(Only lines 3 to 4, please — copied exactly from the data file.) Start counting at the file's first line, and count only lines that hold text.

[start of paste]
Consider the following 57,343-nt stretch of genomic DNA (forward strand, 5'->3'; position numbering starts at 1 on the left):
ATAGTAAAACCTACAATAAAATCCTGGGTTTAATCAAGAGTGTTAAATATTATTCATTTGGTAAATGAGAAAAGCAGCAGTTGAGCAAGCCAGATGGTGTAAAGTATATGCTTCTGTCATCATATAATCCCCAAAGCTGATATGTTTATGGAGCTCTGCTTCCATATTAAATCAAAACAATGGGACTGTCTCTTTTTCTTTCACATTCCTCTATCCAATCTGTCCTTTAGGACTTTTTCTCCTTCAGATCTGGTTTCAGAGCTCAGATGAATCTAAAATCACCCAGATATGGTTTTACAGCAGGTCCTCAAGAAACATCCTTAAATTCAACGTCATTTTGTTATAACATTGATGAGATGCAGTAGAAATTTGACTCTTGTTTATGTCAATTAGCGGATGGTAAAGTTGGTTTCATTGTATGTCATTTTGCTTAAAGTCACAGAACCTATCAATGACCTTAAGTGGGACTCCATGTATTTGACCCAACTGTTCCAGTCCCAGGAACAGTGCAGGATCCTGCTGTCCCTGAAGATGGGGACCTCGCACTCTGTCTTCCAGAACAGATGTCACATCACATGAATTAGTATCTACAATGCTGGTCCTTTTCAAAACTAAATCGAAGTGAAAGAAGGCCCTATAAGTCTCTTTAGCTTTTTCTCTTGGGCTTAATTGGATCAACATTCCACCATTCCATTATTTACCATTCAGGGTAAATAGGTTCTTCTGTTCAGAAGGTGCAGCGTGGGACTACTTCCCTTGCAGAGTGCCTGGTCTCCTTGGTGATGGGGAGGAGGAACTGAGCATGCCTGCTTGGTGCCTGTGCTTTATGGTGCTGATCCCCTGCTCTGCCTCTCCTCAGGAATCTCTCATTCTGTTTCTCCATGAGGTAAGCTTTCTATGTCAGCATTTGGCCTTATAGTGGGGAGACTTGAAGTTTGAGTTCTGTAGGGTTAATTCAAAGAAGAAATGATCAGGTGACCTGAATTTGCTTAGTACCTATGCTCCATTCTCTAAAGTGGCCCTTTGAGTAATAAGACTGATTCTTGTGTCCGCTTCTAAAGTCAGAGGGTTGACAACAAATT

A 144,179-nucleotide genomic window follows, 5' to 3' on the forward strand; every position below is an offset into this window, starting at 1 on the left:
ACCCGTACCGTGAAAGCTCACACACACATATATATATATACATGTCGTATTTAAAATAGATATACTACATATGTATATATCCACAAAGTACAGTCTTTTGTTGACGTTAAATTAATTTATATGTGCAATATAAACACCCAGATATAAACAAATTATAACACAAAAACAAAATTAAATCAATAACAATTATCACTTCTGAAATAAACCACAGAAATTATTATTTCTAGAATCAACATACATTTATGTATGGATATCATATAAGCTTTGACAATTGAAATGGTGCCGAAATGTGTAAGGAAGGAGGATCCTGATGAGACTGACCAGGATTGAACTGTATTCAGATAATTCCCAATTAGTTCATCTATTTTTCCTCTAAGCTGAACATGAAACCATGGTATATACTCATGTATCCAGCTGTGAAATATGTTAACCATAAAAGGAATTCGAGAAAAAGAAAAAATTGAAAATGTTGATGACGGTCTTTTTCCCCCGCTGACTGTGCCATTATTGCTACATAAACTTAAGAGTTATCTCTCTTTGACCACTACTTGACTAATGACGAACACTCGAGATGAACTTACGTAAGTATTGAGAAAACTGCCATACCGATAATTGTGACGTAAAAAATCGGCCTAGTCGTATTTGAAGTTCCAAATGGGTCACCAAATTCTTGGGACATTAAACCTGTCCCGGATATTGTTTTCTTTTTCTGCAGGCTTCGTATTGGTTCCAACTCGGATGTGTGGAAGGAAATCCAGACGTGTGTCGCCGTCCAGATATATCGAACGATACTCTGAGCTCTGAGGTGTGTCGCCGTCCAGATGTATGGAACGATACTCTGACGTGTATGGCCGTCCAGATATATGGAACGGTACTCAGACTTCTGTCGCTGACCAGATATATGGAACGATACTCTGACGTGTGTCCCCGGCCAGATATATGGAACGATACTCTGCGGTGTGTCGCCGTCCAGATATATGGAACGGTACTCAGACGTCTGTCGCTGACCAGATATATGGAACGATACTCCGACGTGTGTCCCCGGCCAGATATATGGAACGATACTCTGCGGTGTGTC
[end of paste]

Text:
A 144,179-nucleotide genomic window follows, 5' to 3' on the forward strand; every position below is an offset into this window, starting at 1 on the left:
ACCCGTACCGTGAAAGCTCACACACACATATATATATATACATGTCGTATTTAAAATAGATATACTACATATGTATATATCCACAAAGTACAGTCTTTTGTTGACGTTAAATTAATTTATATGTGCAATATAAACACCCAGATATAAACAAATTATAACACAAAAACAAAATTAAATCAATAACAATTATCACTTCTGAAATAAACCACAGAAATTATTATTTCTAGAATCAACATACATTTATGTATGGATATCATATAAGCTTTGACAATTGAAATGGTGCCGAAATGTGTAAGGAAGGAGGATCCTGATGAGACTGACCAGGATTGAACTGTATTCAGATAATTCCCAATTAGTTCATCTATTTTTCCTCTAAGCTGAACATGAAACCATGGTATATACTCATGTATCCAGCTGTGAAATATGTTAACCATAAAAGGAATTCGAGAAAAAGAAAAAATTGAAAATGTTGATGACGGTCTTTTTCCCCCGCTGACTGTGCCATTATTGCTACATAAACTTAAGAGTTATCTCTCTTTGACCACTACTTGACTAATGACGAACACTCGAGATGAACTTACGTAAGTATTGAGAAAACTGCCATACCGATAATTGTGACGTAAAAAATCGGCCTAGTCGTATTTGAAGTTCCAAATGGGTCACCAAATTCTTGGGACATTAAACCTGTCCCGGATATTGTTTTCTTTTTCTGCAGGCTTCGTATTGGTTCCAACTCGGATGTGTGGAAGGAAATCCAGACGTGTGTCGCCGTCCAGATATATCGAACGATACTCTGAGCTCTGAGGTGTGTCGCCGTCCAGATGTATGGAACGATACTCTGACGTGTATGGCCGTCCAGATATATGGAACGGTACTCAGACTTCTGTCGCTGACCAGATATATGGAACGATACTCTGACGTGTGTCCCCGGCCAGATATATGGAACGATACTCTGCGGTGTGTCGCCGTCCAGATATATGGAACGGTACTCAGACGTCTGTCGCTGACCAGATATATGGAACGATACTCCGACGTGTGTCCCCGGCCAGATATATGGAACGATACTCTGCGGTGTGTC